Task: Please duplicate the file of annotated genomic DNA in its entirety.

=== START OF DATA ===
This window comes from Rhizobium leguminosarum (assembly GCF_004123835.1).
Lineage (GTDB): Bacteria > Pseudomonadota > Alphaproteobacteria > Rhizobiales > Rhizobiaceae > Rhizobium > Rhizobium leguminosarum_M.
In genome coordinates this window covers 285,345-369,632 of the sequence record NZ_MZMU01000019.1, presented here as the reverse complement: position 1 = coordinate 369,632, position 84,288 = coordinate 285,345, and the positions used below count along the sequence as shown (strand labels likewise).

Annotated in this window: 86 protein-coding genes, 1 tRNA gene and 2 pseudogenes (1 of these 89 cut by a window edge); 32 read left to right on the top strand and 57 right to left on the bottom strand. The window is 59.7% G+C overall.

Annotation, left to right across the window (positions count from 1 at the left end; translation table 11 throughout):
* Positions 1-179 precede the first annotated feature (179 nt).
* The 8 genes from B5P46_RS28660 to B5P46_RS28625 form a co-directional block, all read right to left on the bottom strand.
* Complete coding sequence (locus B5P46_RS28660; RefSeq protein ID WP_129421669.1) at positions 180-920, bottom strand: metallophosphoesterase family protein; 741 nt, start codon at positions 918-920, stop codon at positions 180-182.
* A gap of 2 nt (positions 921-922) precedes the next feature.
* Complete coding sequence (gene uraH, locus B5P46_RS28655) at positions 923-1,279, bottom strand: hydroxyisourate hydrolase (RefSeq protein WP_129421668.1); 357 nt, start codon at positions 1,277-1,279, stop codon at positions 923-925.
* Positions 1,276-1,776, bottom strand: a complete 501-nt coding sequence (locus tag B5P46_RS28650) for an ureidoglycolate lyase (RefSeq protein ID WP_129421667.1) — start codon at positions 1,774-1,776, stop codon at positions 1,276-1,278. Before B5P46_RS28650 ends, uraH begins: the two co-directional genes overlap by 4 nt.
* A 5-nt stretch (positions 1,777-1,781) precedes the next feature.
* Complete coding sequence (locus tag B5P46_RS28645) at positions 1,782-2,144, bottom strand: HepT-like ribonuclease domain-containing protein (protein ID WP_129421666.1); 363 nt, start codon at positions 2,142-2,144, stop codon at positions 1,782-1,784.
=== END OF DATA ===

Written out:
This window comes from Rhizobium leguminosarum (assembly GCF_004123835.1).
Lineage (GTDB): Bacteria > Pseudomonadota > Alphaproteobacteria > Rhizobiales > Rhizobiaceae > Rhizobium > Rhizobium leguminosarum_M.
In genome coordinates this window covers 285,345-369,632 of the sequence record NZ_MZMU01000019.1, presented here as the reverse complement: position 1 = coordinate 369,632, position 84,288 = coordinate 285,345, and the positions used below count along the sequence as shown (strand labels likewise).

Annotated in this window: 86 protein-coding genes, 1 tRNA gene and 2 pseudogenes (1 of these 89 cut by a window edge); 32 read left to right on the top strand and 57 right to left on the bottom strand. The window is 59.7% G+C overall.

Annotation, left to right across the window (positions count from 1 at the left end; translation table 11 throughout):
* Positions 1-179 precede the first annotated feature (179 nt).
* The 8 genes from B5P46_RS28660 to B5P46_RS28625 form a co-directional block, all read right to left on the bottom strand.
* Complete coding sequence (locus B5P46_RS28660; RefSeq protein ID WP_129421669.1) at positions 180-920, bottom strand: metallophosphoesterase family protein; 741 nt, start codon at positions 918-920, stop codon at positions 180-182.
* A gap of 2 nt (positions 921-922) precedes the next feature.
* Complete coding sequence (gene uraH, locus B5P46_RS28655) at positions 923-1,279, bottom strand: hydroxyisourate hydrolase (RefSeq protein WP_129421668.1); 357 nt, start codon at positions 1,277-1,279, stop codon at positions 923-925.
* Positions 1,276-1,776, bottom strand: a complete 501-nt coding sequence (locus tag B5P46_RS28650) for an ureidoglycolate lyase (RefSeq protein ID WP_129421667.1) — start codon at positions 1,774-1,776, stop codon at positions 1,276-1,278. Before B5P46_RS28650 ends, uraH begins: the two co-directional genes overlap by 4 nt.
* A 5-nt stretch (positions 1,777-1,781) precedes the next feature.
* Complete coding sequence (locus tag B5P46_RS28645) at positions 1,782-2,144, bottom strand: HepT-like ribonuclease domain-containing protein (protein ID WP_129421666.1); 363 nt, start codon at positions 2,142-2,144, stop codon at positions 1,782-1,784.